While Foreign Portfolio Investors (FPIs) have bought record amounts of Indian bonds this year — close to $16 billion — they are studiously staying away from state government loans. FPIs have used up just over 5% of the quota in SDLs (state development loans) of close to $4.4 billion or Rs 28,500 crore.
“FPIs feel yields on SDLs are too fine for the credit risk on the states. Moreover, they tend to prefer the quasi-sovereign paper like that of NHAI which have yields almost in the same range,” Shashikant Rathi EVP and head, treasury, Axis Bank, points out.
Nevertheless, even states whose finances appear weak, post-farm loan waivers, are able to borrow at relatively low yields. At the July 11 auction, Punjab picked up money at 7.34%, only slightly higher than Tamil Nadu’s 7.27%. In fact, Uttar Pradesh mopped up money at just 7.29%, only slightly higher than Maharashtra’s 7.22%; the western state boasts a GFD/GSDP ratio of 1.6%.
The small difference in yields is because SDLs are believed to be risk-free. Rathi points out that even if there is a delay in the servicing of interest or in the repayment of principal, the RBI debits the funds from the state’s account with the central bank. “Therefore, investors consider the SDLs as risk-free,” Rathi said.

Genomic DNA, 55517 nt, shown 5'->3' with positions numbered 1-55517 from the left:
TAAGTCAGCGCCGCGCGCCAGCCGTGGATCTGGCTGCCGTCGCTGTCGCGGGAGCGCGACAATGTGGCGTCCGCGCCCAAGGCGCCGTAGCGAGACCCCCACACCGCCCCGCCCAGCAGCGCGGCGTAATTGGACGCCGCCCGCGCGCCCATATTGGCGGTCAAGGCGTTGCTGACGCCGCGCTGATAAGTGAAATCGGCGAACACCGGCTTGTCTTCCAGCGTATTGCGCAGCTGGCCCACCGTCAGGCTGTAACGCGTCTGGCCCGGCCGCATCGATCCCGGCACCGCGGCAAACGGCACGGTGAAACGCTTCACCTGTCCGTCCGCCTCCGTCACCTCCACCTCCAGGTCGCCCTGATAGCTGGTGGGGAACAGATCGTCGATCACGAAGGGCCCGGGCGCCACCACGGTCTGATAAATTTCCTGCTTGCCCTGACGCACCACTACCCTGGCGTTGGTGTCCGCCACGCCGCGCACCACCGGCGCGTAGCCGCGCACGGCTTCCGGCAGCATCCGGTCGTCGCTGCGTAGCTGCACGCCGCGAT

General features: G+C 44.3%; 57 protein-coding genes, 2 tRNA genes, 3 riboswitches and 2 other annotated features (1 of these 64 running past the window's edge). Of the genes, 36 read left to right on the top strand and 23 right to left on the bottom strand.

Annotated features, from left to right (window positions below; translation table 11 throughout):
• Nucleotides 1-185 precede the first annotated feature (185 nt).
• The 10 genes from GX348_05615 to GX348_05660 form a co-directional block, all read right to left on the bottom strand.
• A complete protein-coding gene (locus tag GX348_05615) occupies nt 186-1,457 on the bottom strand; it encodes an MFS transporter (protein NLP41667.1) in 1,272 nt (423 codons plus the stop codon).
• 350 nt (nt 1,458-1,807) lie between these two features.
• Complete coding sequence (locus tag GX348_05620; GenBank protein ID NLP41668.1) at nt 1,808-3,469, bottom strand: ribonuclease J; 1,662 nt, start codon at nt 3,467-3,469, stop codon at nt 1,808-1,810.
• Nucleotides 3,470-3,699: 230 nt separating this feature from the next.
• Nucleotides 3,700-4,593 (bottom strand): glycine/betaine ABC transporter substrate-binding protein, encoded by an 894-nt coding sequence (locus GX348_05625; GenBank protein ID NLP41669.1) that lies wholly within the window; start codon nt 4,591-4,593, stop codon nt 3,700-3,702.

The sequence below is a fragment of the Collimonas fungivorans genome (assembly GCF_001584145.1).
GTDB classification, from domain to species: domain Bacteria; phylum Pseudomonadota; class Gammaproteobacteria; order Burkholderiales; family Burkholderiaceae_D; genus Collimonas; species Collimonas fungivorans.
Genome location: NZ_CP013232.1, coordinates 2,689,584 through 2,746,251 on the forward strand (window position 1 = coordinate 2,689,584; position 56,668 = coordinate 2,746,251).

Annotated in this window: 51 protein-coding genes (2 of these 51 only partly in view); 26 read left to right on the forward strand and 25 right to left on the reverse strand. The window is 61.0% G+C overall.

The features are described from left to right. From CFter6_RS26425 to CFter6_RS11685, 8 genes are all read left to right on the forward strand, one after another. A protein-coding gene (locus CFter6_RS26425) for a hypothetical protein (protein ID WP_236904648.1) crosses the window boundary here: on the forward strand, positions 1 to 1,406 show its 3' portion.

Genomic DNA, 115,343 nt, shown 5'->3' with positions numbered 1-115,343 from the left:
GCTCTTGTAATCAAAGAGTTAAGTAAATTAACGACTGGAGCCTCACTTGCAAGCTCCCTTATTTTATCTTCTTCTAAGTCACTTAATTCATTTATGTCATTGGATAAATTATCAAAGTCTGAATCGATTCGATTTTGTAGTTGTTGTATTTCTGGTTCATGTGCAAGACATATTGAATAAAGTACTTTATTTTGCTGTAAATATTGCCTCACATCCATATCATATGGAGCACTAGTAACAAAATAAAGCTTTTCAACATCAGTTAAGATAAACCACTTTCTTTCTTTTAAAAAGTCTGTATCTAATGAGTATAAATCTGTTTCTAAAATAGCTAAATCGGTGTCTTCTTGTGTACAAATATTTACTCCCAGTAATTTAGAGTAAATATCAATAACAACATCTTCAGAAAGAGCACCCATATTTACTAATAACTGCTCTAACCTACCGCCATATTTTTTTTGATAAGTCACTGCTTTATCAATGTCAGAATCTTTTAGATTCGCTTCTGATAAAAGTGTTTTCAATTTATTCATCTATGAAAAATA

Ratings agency Icra pointed out recently that the Punjab government “lacks the fiscal space to accommodate the full funding of the loan waiver in FY18, with its fiscal deficit budgeted at a high 5% of GSDP, well above the anchor of 3% of GSDP.
In the case of Uttar Pradesh, which has provided for Rs 36,000 crore of loan waivers in its FY18 budget, economists point out that while the revenue receipts are budgeted to grow at 19% in 2017-18, (over FY17RE) the fact is these have grown at lower pace between 2012-13 and 2016-17. The state’s revenue surplus is estimated to contract by 50% to Rs 12,279 crore in 2017-18, compared with an increase of 71% in 2016-17.
Vijay Sharma, senior EVP, PNB Gilts, says while domestic investors buy SDLs, FPIs believe the yields on these do not actually reflect the fundamentals of the states’ finances.“For them, the SDLs are not as good a credit as sovereign gilts,” Sharma observes.